Pipa Song by Jiang Yun

    Horizontal Chinese painting; ink and colors on paper; 38.8 cm x 24.3 cm; lady and lute on covered barge, only mast and lanterns of another barge are visible, with willow, pine, and blossoming trees. Jiang Yun’s painting was a token of friendship, responding to a friend’s request. The subject is based on the famous Tang era poem, Lyrics of the Pipa (Lute) by Bai Juyi (772-846 C.E.).

  • Thumbnail for Pathway to a Shrine, front view
    Pathway to a Shrine, front view by Kobayashi Eijir?

    Appears from the size and paper quality to also come from the Hasegawa set. The view, looking out of a shrine gateway toward distant houses, with a full moon floating above, is lyrical and evocative.

  • Thumbnail for Painting of chrysanthemums
    Painting of chrysanthemums by Ch’i Pai-shih (Qi Baishi) (1863-1957)

    (Part of a set of four) Qi Baishi (1863-1957) is perhaps China’s most revered master of the twentieth century. These four paintings are representative of Qi’s floral, fruit and aquatic subjects. The cascading forms, bright colors and strong sense of abstract design in the compositions are characteristic of his style.

  • Thumbnail for After Hiroshige, front view stage 17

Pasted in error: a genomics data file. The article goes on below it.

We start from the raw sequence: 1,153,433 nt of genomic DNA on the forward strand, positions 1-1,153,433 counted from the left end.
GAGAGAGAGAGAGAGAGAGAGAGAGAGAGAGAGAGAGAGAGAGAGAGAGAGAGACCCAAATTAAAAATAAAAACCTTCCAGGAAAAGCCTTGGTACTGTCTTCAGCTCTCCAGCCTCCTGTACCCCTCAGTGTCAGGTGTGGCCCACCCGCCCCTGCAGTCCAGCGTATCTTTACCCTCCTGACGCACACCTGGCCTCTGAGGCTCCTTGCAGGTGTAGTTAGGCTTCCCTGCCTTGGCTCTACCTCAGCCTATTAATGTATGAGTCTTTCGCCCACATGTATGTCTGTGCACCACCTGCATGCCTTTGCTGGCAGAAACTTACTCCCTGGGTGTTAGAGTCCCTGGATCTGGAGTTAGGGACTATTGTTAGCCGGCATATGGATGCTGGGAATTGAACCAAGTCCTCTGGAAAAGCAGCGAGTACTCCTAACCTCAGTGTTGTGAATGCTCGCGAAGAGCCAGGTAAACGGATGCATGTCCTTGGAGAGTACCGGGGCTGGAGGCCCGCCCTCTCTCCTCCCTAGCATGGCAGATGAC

After Hiroshige, front view stage 17 by unknown

    One of nineteen prints which illustrate the process of making a multi-block multicolor woodblock print.The print reproduced is the view of Asakusa Kinryuzan (Asakusa Kannon Temple) from Ando Hiroshige’s Toto yukimi hakkei (Eight Views of Snow in the Eastern Capital).

  • Thumbnail for Red shoes for bound feet (side detail)
    Red shoes for bound feet (side detail)

    Pair of embroidered shoes for bound feet of Chinese women: would appear to come from South China.

  • Thumbnail for Rank badge (part of set)
    Rank badge (part of set)

    These late nineteenth century rank badges were for use by holders of civil office (as opposed to military office). Civil officials of the second rank were entitled to wear a badge depicting a golden pheasant; officials of the fifth rank used the emblem of a silver pheasant. The bird emblems are surrounded by auspicious images. These rank badges could be elaborately produced, utilizing a range of embroidery stitches, metallic thread, kesi tapestry weaving technique and appliquéd motifs. There are two golden pheasant rank badges in this set (although they have been photographed as one, apparently the photographer was unaware that there was a second identical badge below the top one); the one on the bottom is split up the center for attachment to the front of the garment.

  • Thumbnail for Wooden fan (side 2)
    Wooden fan (side 2)